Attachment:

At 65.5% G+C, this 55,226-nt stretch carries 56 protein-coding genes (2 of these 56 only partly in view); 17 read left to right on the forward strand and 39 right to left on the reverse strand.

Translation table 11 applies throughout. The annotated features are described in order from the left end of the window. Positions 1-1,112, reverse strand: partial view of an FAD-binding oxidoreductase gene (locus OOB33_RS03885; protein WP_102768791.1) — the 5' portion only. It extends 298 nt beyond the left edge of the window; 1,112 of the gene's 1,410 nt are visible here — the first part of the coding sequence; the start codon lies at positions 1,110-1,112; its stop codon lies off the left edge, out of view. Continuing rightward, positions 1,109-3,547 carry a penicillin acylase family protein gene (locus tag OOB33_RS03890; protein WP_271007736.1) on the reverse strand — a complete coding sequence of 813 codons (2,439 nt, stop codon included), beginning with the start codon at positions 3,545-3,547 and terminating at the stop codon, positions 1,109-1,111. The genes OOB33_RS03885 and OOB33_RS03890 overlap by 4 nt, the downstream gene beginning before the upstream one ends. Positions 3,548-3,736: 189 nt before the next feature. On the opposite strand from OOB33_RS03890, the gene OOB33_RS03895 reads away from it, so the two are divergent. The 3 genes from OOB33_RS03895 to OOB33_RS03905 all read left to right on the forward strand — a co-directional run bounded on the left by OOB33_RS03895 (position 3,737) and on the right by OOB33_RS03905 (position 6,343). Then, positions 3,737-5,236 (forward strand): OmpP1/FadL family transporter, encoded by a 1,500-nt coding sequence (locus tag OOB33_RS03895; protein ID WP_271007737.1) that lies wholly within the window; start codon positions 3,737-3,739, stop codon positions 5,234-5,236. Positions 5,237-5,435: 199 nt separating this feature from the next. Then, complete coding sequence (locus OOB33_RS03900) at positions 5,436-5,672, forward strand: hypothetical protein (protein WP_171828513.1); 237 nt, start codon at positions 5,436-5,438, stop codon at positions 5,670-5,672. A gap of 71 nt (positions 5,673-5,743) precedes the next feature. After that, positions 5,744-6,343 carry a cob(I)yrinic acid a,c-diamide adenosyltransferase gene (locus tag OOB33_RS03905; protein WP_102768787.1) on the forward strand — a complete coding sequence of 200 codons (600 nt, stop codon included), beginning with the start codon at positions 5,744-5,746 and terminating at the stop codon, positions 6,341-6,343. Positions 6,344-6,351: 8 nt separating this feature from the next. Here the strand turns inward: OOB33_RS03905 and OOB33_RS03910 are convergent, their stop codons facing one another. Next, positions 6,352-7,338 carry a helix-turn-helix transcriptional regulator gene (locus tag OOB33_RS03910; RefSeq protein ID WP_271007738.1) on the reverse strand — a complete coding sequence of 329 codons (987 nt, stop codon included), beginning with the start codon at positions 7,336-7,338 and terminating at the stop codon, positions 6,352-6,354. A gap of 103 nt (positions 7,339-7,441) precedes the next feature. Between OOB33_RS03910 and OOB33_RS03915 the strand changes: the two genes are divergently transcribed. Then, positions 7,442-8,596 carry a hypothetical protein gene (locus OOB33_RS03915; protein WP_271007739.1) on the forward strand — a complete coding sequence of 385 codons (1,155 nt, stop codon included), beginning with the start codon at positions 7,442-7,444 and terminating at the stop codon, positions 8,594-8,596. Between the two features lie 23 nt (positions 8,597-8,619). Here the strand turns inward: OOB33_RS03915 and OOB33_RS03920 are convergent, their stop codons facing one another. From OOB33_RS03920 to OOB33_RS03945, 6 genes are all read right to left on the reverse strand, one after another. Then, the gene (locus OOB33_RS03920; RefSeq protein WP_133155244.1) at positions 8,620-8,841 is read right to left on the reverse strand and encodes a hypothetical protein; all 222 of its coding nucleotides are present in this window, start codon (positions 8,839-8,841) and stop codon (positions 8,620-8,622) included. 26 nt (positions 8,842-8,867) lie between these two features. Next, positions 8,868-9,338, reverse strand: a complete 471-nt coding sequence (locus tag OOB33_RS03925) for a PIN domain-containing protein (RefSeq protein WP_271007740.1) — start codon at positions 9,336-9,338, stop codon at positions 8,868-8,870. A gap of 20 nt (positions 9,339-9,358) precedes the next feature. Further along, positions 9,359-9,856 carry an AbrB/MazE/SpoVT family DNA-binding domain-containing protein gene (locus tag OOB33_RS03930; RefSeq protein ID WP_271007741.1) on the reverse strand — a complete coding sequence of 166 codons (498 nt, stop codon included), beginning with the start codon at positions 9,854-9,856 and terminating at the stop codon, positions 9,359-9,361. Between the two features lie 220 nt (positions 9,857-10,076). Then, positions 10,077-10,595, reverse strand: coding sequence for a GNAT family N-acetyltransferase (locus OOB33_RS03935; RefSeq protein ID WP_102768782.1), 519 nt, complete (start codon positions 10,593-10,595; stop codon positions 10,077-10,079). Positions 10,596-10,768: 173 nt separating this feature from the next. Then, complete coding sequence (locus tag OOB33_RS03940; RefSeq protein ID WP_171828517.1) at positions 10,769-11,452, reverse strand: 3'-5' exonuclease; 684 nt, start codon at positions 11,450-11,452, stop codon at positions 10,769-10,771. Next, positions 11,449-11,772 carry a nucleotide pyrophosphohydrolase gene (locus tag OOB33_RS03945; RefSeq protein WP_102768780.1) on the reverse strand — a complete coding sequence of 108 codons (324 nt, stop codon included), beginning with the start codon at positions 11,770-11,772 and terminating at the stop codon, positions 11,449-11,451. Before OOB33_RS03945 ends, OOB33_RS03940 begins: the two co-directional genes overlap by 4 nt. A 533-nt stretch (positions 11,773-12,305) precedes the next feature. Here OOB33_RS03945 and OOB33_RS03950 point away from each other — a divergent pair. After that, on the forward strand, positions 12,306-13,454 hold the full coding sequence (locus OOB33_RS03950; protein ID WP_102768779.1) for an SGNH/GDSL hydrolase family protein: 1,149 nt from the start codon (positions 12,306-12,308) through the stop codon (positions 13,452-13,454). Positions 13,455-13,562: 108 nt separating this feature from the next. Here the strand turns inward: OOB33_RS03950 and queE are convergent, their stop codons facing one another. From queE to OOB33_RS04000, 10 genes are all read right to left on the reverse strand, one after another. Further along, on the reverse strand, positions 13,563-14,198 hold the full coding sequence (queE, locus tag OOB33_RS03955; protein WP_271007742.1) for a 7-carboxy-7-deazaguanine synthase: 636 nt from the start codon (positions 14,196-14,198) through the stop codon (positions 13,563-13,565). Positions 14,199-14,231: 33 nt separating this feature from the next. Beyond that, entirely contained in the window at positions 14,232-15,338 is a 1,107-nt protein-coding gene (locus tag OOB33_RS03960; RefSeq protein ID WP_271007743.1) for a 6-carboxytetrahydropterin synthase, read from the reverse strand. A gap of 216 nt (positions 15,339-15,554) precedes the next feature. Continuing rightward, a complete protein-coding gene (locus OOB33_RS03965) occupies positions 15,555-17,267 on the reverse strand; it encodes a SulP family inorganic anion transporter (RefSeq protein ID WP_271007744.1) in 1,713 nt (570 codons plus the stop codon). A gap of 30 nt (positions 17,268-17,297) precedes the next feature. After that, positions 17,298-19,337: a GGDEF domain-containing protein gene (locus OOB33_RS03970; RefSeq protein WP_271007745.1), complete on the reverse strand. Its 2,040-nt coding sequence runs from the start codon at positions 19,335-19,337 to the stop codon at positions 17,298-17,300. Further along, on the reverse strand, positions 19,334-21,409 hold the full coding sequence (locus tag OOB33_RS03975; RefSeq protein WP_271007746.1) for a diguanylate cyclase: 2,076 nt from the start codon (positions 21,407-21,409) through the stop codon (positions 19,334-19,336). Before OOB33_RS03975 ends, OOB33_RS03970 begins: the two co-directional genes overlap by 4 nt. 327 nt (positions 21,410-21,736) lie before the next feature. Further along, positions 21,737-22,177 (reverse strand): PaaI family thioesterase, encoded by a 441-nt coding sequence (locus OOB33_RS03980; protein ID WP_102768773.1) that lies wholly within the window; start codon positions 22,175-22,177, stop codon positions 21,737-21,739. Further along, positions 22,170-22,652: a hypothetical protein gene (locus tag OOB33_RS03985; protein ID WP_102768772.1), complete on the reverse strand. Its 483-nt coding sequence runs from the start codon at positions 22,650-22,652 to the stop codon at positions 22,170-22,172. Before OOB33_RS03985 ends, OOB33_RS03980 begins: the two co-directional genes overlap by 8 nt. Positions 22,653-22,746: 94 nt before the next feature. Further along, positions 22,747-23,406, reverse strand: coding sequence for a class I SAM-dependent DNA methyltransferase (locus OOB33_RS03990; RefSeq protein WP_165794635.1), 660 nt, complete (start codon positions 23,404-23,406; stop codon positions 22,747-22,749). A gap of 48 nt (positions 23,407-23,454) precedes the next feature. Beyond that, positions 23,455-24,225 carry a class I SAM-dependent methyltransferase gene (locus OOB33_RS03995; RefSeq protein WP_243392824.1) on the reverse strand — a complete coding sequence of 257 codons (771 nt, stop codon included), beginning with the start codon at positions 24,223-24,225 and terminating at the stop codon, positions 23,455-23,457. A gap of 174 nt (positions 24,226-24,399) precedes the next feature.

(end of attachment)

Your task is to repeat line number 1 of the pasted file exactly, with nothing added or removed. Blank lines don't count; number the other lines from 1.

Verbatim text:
At 65.5% G+C, this 55,226-nt stretch carries 56 protein-coding genes (2 of these 56 only partly in view); 17 read left to right on the forward strand and 39 right to left on the reverse strand.